Barton Seaver
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D.C. native Barton Seaver learned early on about the values of cooking, growing up in a family that got together for a family meal every night of the week, usually cooking and sometimes walking to an ethnic restaurant in town. Eating dinner with his family was an involved process from shopping for the freshest ingredients at local markets to eating together at the family table. Mac and Cheese was never just out of the box, but prepared with a homemade béchamel cheese sauce and pasta made from scratch. Summers spent at a family friends’ hog farm on the Chesapeake Bay, along with crabbing and going with his father to buy fresh seafood from local fisherman, taught Seaver the importance of supporting local purveyors and using quality and fresh ingredients. Seasonality and locality made sense to Seaver early on.

Seaver began his professional career working for D.C. restaurants Ardeo, Felix, and Greenwood. After three and half years of invaluable kitchen experience, Seaver made his way to New York where he trained at the Culinary Institute of America. During his schooling, he spent time in the kitchens of Tru and The Dining Room at The Ritz-Carlton, Chicago under Sarah Stegner. He graduated on a Friday, and the following Monday, took a fellowship position at C.I.A. as a graduate teacher, providing the meat and fish for the whole school. Working in this hands-on environment taught Seaver the importance of proper handling while giving him direct access to sources of fish through the eastern seaboard ports. Under the guidance of mentor Chef Corky Clark, Seaver became a proponent of sustainable ocean products.

After his tenure at the C.I.A., Seaver went on to The Finch Tavern in New York to work under renowned Chef Dan Kish, where he was eventually promoted to Executive Sous Chef. Seaver’s classical training inspired him to travel extensively throughout the Iberian Peninsula and Africa where he participated in old world traditions of farming and harvesting from the sea. He spent time working in small seaside restaurants and cooking with families in their homes. Seaver later returned to Washington, DC, in order to work for Jose Andres at Jaleo, where he gained experience at a classic tapas bar.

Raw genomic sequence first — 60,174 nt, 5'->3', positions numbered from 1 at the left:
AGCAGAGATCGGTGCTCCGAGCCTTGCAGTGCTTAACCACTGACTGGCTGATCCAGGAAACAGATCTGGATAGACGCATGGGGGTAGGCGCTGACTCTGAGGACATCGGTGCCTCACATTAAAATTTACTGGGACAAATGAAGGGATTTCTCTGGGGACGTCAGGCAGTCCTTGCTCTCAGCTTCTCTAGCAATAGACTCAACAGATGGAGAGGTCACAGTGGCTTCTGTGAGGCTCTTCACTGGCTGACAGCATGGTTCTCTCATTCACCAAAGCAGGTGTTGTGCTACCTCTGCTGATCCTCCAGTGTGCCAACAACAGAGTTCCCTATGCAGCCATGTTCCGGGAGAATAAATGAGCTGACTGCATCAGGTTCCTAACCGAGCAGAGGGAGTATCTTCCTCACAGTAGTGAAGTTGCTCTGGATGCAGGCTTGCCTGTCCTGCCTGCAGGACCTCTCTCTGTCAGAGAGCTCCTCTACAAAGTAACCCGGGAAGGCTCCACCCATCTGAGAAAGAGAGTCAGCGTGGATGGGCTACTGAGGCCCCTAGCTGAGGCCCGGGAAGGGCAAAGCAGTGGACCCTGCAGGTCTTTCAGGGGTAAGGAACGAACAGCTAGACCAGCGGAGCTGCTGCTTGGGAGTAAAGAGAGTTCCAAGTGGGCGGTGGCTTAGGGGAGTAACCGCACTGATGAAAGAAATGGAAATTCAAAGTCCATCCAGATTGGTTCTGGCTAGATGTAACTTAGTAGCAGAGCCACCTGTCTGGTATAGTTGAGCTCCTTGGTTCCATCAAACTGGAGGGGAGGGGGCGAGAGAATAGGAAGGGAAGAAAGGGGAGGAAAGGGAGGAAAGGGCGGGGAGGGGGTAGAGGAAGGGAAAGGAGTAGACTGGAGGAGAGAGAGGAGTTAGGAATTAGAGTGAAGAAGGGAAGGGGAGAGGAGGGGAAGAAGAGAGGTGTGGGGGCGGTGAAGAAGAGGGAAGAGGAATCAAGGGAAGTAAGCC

In early 2005, Seaver accepted the position of Executive Chef at Café Saint-Ex which has become a platform for informing and educating diners about issues concerning health and the sustainability of food products. Using local organic ingredients and focusing on sustainable fish species, Seaver blends Mediterranean simplicity with stylized organic cuisine. The simple, market driven food of Seaver’s childhood home and worldly travels have translated to a strong commitment to the idea of a chef’s responsibility for sharing gastronomic tradition, culture and information. Seaver’s belief in the minimal changing of high quality, responsibly sourced ingredients comes through in dishes like a barely manipulated, lightly garnished Walu with Sweet Potato Puree and Orange Parsley Salad. Beginning with sustainable Walu (or white tuna), and using no more than lemon, chili and parsley to highlight the fish’s inherent flavor, Seaver builds a simple and delicious dish with smoke-infused water rather than a traditional heavy stock or butter.

Seaver is a certified sommelier through the Sommelier Society of America and is continuing his studies with Wine and Spirits Educational Trust in London. In addition, Seaver and Café Saint-Ex are proud supporters of Humane Farm Animal Care and serve certified humane products in the restaurant He is one of the few chefs in the Washington, DC area to use only sustainable fish on his menu. Seaver is also an active member in the Slow Food movement, most recently cooking at the Slow Food Terra Madre conference in Turin.


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Barton Seaver
D.C. native Barton Seaver learned early on about the values of cooking, growing up in a family that got together for a family meal every night of the week, usually cooking and sometimes walking to an
Chef Barton Seaver of Caf Saint Ex and Bar PilarDC Rising Stars
Barton Seaver: Cooking was a part of my family tradition. We always had a home-cooked family meal, seven days a week. After spending about twenty minutes in 2006/dc/html/bio_b_seaver.s...
DCist: Chef Barton Seaver Off the Hook
25 Jun 2008 ... Chef Barton Seaver Off the Hook. 2008_0625_hook.jpg Written by DCist contributor Alyse Kraus. Washingtonian reports today that chef Barton
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